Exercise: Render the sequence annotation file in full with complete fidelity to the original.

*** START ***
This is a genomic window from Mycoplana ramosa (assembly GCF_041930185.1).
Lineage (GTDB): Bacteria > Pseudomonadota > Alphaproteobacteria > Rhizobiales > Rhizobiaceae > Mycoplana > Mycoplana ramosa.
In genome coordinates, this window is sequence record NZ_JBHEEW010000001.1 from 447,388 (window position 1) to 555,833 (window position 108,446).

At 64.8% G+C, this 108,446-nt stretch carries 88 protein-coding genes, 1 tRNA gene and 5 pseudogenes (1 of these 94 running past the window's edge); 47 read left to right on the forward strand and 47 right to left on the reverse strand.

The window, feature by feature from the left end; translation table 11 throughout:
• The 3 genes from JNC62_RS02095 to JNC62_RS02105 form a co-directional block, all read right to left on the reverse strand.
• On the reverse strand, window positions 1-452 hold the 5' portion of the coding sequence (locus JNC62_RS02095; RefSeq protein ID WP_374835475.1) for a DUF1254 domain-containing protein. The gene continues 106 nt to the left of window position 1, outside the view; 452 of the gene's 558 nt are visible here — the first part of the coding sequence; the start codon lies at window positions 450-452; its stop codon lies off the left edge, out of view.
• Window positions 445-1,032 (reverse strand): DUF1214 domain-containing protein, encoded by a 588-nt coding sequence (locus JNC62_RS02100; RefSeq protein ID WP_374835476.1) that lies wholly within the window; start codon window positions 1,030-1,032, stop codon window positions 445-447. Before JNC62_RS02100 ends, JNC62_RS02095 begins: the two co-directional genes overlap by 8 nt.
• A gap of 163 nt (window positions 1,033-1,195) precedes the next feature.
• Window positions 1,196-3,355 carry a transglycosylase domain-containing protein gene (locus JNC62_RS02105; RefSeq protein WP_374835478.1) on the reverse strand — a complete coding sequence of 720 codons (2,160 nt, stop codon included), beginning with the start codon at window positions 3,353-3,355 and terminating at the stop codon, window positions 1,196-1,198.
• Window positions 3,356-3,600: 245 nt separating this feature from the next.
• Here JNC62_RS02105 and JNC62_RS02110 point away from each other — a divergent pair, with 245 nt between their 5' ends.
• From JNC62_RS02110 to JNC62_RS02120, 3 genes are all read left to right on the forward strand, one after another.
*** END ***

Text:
This is a genomic window from Mycoplana ramosa (assembly GCF_041930185.1).
Lineage (GTDB): Bacteria > Pseudomonadota > Alphaproteobacteria > Rhizobiales > Rhizobiaceae > Mycoplana > Mycoplana ramosa.
In genome coordinates, this window is sequence record NZ_JBHEEW010000001.1 from 447,388 (window position 1) to 555,833 (window position 108,446).

At 64.8% G+C, this 108,446-nt stretch carries 88 protein-coding genes, 1 tRNA gene and 5 pseudogenes (1 of these 94 running past the window's edge); 47 read left to right on the forward strand and 47 right to left on the reverse strand.

The window, feature by feature from the left end; translation table 11 throughout:
• The 3 genes from JNC62_RS02095 to JNC62_RS02105 form a co-directional block, all read right to left on the reverse strand.
• On the reverse strand, window positions 1-452 hold the 5' portion of the coding sequence (locus JNC62_RS02095; RefSeq protein ID WP_374835475.1) for a DUF1254 domain-containing protein. The gene continues 106 nt to the left of window position 1, outside the view; 452 of the gene's 558 nt are visible here — the first part of the coding sequence; the start codon lies at window positions 450-452; its stop codon lies off the left edge, out of view.
• Window positions 445-1,032 (reverse strand): DUF1214 domain-containing protein, encoded by a 588-nt coding sequence (locus JNC62_RS02100; RefSeq protein ID WP_374835476.1) that lies wholly within the window; start codon window positions 1,030-1,032, stop codon window positions 445-447. Before JNC62_RS02100 ends, JNC62_RS02095 begins: the two co-directional genes overlap by 8 nt.
• A gap of 163 nt (window positions 1,033-1,195) precedes the next feature.
• Window positions 1,196-3,355 carry a transglycosylase domain-containing protein gene (locus JNC62_RS02105; RefSeq protein WP_374835478.1) on the reverse strand — a complete coding sequence of 720 codons (2,160 nt, stop codon included), beginning with the start codon at window positions 3,353-3,355 and terminating at the stop codon, window positions 1,196-1,198.
• Window positions 3,356-3,600: 245 nt separating this feature from the next.
• Here JNC62_RS02105 and JNC62_RS02110 point away from each other — a divergent pair, with 245 nt between their 5' ends.
• From JNC62_RS02110 to JNC62_RS02120, 3 genes are all read left to right on the forward strand, one after another.